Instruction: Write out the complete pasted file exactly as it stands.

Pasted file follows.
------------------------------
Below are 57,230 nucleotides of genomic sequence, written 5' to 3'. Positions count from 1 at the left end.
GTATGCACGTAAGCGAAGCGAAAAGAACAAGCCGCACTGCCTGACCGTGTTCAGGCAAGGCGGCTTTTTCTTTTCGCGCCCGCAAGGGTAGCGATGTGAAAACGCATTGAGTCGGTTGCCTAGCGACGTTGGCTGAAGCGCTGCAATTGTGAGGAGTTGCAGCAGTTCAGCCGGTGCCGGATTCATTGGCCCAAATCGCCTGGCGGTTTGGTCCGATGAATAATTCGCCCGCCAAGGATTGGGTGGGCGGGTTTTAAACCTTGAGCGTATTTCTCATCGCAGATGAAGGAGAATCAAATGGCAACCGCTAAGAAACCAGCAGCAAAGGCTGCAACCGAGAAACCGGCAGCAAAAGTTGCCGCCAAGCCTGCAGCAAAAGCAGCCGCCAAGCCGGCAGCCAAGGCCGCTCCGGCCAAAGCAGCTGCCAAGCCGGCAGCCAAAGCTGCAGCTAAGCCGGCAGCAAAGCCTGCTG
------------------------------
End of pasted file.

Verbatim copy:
Below are 57,230 nucleotides of genomic sequence, written 5' to 3'. Positions count from 1 at the left end.
GTATGCACGTAAGCGAAGCGAAAAGAACAAGCCGCACTGCCTGACCGTGTTCAGGCAAGGCGGCTTTTTCTTTTCGCGCCCGCAAGGGTAGCGATGTGAAAACGCATTGAGTCGGTTGCCTAGCGACGTTGGCTGAAGCGCTGCAATTGTGAGGAGTTGCAGCAGTTCAGCCGGTGCCGGATTCATTGGCCCAAATCGCCTGGCGGTTTGGTCCGATGAATAATTCGCCCGCCAAGGATTGGGTGGGCGGGTTTTAAACCTTGAGCGTATTTCTCATCGCAGATGAAGGAGAATCAAATGGCAACCGCTAAGAAACCAGCAGCAAAGGCTGCAACCGAGAAACCGGCAGCAAAAGTTGCCGCCAAGCCTGCAGCAAAAGCAGCCGCCAAGCCGGCAGCCAAGGCCGCTCCGGCCAAAGCAGCTGCCAAGCCGGCAGCCAAAGCTGCAGCTAAGCCGGCAGCAAAGCCTGCTG